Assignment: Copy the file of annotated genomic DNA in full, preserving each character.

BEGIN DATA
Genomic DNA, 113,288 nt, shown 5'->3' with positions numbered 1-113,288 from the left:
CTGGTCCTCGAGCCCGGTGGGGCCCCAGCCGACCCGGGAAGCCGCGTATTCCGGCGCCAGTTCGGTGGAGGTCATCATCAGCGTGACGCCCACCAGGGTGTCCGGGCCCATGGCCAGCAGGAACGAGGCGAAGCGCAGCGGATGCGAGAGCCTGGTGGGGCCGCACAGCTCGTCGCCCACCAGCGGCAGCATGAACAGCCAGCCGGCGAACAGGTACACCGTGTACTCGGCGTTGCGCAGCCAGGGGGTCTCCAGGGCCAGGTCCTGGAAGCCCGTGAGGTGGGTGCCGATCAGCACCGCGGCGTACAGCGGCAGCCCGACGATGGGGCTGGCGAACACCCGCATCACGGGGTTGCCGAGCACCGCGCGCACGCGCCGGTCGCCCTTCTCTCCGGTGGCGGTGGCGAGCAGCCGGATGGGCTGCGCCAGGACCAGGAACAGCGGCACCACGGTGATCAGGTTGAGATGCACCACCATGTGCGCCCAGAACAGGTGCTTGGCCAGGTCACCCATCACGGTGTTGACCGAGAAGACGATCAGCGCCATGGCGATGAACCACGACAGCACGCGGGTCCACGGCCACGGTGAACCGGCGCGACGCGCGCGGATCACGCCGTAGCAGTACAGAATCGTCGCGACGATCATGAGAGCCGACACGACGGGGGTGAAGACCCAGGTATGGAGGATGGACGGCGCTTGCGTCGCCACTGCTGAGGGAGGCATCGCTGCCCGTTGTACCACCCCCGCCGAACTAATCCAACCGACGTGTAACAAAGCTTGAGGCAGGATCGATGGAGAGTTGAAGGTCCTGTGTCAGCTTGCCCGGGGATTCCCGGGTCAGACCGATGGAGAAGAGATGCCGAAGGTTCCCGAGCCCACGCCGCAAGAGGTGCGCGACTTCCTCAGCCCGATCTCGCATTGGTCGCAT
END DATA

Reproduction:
Genomic DNA, 113,288 nt, shown 5'->3' with positions numbered 1-113,288 from the left:
CTGGTCCTCGAGCCCGGTGGGGCCCCAGCCGACCCGGGAAGCCGCGTATTCCGGCGCCAGTTCGGTGGAGGTCATCATCAGCGTGACGCCCACCAGGGTGTCCGGGCCCATGGCCAGCAGGAACGAGGCGAAGCGCAGCGGATGCGAGAGCCTGGTGGGGCCGCACAGCTCGTCGCCCACCAGCGGCAGCATGAACAGCCAGCCGGCGAACAGGTACACCGTGTACTCGGCGTTGCGCAGCCAGGGGGTCTCCAGGGCCAGGTCCTGGAAGCCCGTGAGGTGGGTGCCGATCAGCACCGCGGCGTACAGCGGCAGCCCGACGATGGGGCTGGCGAACACCCGCATCACGGGGTTGCCGAGCACCGCGCGCACGCGCCGGTCGCCCTTCTCTCCGGTGGCGGTGGCGAGCAGCCGGATGGGCTGCGCCAGGACCAGGAACAGCGGCACCACGGTGATCAGGTTGAGATGCACCACCATGTGCGCCCAGAACAGGTGCTTGGCCAGGTCACCCATCACGGTGTTGACCGAGAAGACGATCAGCGCCATGGCGATGAACCACGACAGCACGCGGGTCCACGGCCACGGTGAACCGGCGCGACGCGCGCGGATCACGCCGTAGCAGTACAGAATCGTCGCGACGATCATGAGAGCCGACACGACGGGGGTGAAGACCCAGGTATGGAGGATGGACGGCGCTTGCGTCGCCACTGCTGAGGGAGGCATCGCTGCCCGTTGTACCACCCCCGCCGAACTAATCCAACCGACGTGTAACAAAGCTTGAGGCAGGATCGATGGAGAGTTGAAGGTCCTGTGTCAGCTTGCCCGGGGATTCCCGGGTCAGACCGATGGAGAAGAGATGCCGAAGGTTCCCGAGCCCACGCCGCAAGAGGTGCGCGACTTCCTCAGCCCGATCTCGCATTGGTCGCAT